Can I just do a little tb to this tyrus scene cs there’s some stuff I’m noticing now that TJ’s crush is canon,,


So in these first 2 screenshots we tj run over to cyrus from the side. But if you look at where he came from it’s a wall. So I think that he was waiting at the wall for cyrus to get to school, just rehearsing how he was gonna ask cyrus to hang out. He also ran up to cyrus 0.2734 seconds after he entered the building so he had to have been waiting there.


So my next point is TJ’s expression after he just asked Cyrus to hang out. That is the face of someone who’s hoping their crush agrees to hang out with them ESPECIALLY in the last photo. I mean look at the face 😢


And very lastly, this is his face when cyrus makes a joke and agrees to hang. Tj looks so relieved but it also kinda looks like he’s tryna play it cool. Can I also just refference real quick “They know. I talk about you” because if that does not SCREAM “I go on and on about you, my crush, to my besties in classic teen girl fashion” then idk what does. Anyway thank you listening to my TED Talk.


GREEK TRAGEDY: a tyrus au

TJ’s third summer at Camp Half-Blood is shaping up to be the same as ever: bossy older sister, empty marble cabin, goofy best friend. And of course, unattainable crush on Cyrus Goodman, son of Apollo and unknowing light of TJ’s life. However, the life of a demigod can’t stay peaceful forever; especially a son of Zeus. Armed with celestial bronze and a general give-em-hell attitude, TJ, Cyrus, and TJ’s best friend Marty set out on a dangerous and exciting quest. Suddenly, TJ finds himself growing close with the boy he once considered out of reach, and anything seems possible— if, of course, they don’t die.


Is cannon

only surprising for one

summary: when cyrus gets injured right before t.j.’s basketball game, some (un)surprising outcomes occur.

posted this on my ao3 awhile ago(:


Cyrus had never been an athletic person. However, he’d always been exposed to sports. Sure, there were the terrible athletic requirements created by the American education system, but a lot of his friends seemed inclined to play with discs or balls. Yet there was nothing better than watching them play, than seeing their bright smiles after an hour long game of running back and forth.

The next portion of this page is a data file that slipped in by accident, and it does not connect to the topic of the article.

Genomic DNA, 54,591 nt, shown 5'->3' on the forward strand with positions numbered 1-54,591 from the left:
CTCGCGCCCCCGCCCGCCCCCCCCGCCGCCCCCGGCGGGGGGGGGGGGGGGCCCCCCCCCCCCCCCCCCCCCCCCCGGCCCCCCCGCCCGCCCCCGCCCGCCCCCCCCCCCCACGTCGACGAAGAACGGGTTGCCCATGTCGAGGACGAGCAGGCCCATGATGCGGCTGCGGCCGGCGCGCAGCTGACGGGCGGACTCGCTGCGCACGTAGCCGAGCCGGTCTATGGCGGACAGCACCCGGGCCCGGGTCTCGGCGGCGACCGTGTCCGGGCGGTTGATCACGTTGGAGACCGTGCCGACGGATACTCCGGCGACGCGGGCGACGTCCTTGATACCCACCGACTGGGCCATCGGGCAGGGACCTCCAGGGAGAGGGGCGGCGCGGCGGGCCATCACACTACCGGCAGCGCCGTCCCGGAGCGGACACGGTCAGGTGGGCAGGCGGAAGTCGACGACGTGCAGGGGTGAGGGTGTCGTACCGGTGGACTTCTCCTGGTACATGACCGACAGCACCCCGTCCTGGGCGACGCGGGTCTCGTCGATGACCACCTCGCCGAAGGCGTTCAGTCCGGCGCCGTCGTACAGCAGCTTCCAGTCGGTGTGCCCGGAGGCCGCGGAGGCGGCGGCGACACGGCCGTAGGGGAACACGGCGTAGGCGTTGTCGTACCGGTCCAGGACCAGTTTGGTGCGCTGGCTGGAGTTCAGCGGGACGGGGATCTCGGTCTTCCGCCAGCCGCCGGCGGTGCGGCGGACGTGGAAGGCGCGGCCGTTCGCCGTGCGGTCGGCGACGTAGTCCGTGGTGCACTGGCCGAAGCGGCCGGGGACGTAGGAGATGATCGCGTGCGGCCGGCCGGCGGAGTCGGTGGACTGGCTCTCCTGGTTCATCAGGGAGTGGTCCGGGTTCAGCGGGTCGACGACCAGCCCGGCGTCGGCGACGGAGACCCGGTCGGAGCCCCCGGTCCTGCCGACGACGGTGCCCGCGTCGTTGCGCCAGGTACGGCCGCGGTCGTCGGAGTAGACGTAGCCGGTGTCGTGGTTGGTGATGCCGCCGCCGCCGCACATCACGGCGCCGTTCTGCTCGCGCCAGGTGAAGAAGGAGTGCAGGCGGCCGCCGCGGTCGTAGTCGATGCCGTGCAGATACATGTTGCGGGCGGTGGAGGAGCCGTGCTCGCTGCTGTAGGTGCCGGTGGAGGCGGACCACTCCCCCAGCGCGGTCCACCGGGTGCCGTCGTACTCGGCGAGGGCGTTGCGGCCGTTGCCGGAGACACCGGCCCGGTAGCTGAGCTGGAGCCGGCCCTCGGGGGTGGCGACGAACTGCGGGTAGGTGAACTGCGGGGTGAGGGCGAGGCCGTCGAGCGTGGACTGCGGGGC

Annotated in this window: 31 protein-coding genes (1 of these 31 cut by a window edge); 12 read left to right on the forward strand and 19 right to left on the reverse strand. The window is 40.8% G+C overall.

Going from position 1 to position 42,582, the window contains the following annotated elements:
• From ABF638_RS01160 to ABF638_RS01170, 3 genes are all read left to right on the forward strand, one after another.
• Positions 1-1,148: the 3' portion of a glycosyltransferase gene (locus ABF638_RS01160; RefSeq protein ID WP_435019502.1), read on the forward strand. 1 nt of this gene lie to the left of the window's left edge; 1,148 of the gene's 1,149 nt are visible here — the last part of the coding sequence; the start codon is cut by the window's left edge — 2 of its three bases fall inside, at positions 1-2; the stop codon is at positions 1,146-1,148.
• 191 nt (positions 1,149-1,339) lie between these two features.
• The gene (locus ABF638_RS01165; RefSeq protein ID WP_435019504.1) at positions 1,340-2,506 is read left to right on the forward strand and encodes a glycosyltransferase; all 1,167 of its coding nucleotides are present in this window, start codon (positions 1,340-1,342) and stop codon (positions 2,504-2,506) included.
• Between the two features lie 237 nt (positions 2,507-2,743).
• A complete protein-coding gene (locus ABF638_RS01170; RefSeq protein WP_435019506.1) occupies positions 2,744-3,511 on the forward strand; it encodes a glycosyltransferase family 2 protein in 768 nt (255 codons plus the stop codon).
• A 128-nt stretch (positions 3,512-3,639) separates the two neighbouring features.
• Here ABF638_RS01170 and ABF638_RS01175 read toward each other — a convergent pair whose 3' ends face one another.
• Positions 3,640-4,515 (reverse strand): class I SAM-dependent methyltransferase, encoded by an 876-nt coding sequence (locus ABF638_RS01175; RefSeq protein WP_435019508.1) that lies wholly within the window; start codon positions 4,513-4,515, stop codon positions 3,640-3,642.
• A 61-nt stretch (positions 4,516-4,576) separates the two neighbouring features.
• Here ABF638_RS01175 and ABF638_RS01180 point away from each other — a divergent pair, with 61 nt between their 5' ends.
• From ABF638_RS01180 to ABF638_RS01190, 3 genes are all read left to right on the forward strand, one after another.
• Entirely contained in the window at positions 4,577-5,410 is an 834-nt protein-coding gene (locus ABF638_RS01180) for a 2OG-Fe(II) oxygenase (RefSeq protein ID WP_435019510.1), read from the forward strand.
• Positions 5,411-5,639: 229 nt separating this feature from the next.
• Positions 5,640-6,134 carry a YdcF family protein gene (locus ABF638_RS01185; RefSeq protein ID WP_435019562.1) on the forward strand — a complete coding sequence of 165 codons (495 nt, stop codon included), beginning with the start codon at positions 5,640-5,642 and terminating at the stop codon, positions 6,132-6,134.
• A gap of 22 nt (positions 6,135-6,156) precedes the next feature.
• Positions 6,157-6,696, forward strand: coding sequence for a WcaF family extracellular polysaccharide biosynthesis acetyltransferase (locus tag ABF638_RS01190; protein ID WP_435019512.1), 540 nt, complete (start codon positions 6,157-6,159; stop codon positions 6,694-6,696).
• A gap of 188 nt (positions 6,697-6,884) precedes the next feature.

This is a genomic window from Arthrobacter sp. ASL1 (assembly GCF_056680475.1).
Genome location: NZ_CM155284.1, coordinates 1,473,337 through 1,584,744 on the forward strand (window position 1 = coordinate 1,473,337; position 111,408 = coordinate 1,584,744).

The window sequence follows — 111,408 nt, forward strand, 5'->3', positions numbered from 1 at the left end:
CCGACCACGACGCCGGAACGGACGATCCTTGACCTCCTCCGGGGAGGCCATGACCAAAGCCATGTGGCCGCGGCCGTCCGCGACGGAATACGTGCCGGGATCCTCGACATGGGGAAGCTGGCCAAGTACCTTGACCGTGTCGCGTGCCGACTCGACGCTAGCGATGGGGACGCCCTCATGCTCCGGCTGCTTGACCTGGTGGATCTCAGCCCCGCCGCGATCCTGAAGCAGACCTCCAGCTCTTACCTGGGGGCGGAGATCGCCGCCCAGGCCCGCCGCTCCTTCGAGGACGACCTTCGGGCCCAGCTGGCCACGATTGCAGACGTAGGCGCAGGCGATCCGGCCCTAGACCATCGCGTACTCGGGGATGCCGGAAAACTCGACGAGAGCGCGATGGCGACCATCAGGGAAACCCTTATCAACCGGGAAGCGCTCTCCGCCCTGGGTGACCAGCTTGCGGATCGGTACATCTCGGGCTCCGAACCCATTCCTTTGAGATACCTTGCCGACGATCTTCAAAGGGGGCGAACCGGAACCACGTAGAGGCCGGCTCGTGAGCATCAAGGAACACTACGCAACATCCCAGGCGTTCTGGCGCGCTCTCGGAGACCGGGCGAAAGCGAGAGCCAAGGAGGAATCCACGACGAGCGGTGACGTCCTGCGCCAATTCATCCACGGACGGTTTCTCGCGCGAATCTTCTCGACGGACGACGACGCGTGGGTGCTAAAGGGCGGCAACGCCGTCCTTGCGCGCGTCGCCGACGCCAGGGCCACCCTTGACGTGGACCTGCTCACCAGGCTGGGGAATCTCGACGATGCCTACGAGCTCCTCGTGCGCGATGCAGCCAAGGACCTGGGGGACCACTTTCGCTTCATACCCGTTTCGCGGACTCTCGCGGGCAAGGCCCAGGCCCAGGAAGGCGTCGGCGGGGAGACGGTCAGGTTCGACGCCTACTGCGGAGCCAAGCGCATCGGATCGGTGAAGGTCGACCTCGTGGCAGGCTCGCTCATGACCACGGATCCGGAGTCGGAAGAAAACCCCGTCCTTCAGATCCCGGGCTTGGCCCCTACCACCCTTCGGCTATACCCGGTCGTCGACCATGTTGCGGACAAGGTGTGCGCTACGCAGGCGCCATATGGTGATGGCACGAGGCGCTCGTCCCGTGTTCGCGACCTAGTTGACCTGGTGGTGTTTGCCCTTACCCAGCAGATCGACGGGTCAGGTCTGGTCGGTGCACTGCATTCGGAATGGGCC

Cyrus was thinking all this as his—his friend, T.J.— thanked him for coming over.

“Believe it or not,” the basketball captain informed him, “but I’m really nervous before games. And this is our first game of the season, too! We better not screw up.”

Cyrus shook his head, grinning. “You won’t; I’ve seen you guys practice. Steve Curry would be impressed.”

T.J. chuckled. “It’s Stephan, Underdog. But really, thank you. You being here—” He exhaled. “You being here is the best support, Cyrus.”

“Anytime,” he said softly. “Now, we better get going. The bus comes in ten minutes, and I’m quite sure that’s our only transportation to the game. Are you sure your mom’s not coming?”

T.J. rolled his eyes in response. “She has to show a house or whatever. But it’s okay.”

It really wasn’t, of course, but Cyrus didn’t want to mess up T.J.’s mood right before the game. Or ever, really. So he put his arm around T.J. (pretty hard considering he was five and a half inches taller than him) and told him to wait for him outside.